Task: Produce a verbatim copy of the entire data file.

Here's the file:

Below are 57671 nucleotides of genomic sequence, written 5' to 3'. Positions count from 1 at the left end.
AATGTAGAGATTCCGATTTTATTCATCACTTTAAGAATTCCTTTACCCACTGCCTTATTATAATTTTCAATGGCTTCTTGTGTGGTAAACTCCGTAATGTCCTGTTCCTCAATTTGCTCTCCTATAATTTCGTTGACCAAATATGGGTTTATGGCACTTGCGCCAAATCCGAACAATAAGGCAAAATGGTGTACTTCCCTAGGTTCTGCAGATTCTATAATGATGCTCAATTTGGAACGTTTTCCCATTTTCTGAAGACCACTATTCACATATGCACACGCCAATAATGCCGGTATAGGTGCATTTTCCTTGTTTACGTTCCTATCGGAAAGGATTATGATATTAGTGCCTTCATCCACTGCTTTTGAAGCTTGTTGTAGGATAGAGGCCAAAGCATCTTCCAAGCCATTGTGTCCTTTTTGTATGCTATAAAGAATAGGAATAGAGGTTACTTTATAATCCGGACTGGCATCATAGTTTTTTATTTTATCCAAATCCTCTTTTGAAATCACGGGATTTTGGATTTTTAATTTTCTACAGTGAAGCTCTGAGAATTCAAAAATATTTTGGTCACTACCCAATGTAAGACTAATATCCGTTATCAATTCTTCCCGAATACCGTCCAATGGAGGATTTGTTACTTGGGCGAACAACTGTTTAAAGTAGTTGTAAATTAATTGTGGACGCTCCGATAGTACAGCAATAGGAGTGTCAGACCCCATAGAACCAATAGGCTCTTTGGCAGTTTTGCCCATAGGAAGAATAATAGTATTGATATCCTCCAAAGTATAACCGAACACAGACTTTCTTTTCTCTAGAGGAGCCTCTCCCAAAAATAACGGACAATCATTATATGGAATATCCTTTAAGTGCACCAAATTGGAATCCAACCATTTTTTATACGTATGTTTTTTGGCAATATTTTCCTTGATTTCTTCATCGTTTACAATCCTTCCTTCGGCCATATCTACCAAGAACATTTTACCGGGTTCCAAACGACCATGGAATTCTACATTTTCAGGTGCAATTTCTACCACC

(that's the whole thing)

Below are 57671 nucleotides of genomic sequence, written 5' to 3'. Positions count from 1 at the left end.
AATGTAGAGATTCCGATTTTATTCATCACTTTAAGAATTCCTTTACCCACTGCCTTATTATAATTTTCAATGGCTTCTTGTGTGGTAAACTCCGTAATGTCCTGTTCCTCAATTTGCTCTCCTATAATTTCGTTGACCAAATATGGGTTTATGGCACTTGCGCCAAATCCGAACAATAAGGCAAAATGGTGTACTTCCCTAGGTTCTGCAGATTCTATAATGATGCTCAATTTGGAACGTTTTCCCATTTTCTGAAGACCACTATTCACATATGCACACGCCAATAATGCCGGTATAGGTGCATTTTCCTTGTTTACGTTCCTATCGGAAAGGATTATGATATTAGTGCCTTCATCCACTGCTTTTGAAGCTTGTTGTAGGATAGAGGCCAAAGCATCTTCCAAGCCATTGTGTCCTTTTTGTATGCTATAAAGAATAGGAATAGAGGTTACTTTATAATCCGGACTGGCATCATAGTTTTTTATTTTATCCAAATCCTCTTTTGAAATCACGGGATTTTGGATTTTTAATTTTCTACAGTGAAGCTCTGAGAATTCAAAAATATTTTGGTCACTACCCAATGTAAGACTAATATCCGTTATCAATTCTTCCCGAATACCGTCCAATGGAGGATTTGTTACTTGGGCGAACAACTGTTTAAAGTAGTTGTAAATTAATTGTGGACGCTCCGATAGTACAGCAATAGGAGTGTCAGACCCCATAGAACCAATAGGCTCTTTGGCAGTTTTGCCCATAGGAAGAATAATAGTATTGATATCCTCCAAAGTATAACCGAACACAGACTTTCTTTTCTCTAGAGGAGCCTCTCCCAAAAATAACGGACAATCATTATATGGAATATCCTTTAAGTGCACCAAATTGGAATCCAACCATTTTTTATACGTATGTTTTTTGGCAATATTTTCCTTGATTTCTTCATCGTTTACAATCCTTCCTTCGGCCATATCTACCAAGAACATTTTACCGGGTTCCAAACGACCATGGAATTCTACATTTTCAGGTGCAATTTCTACCACC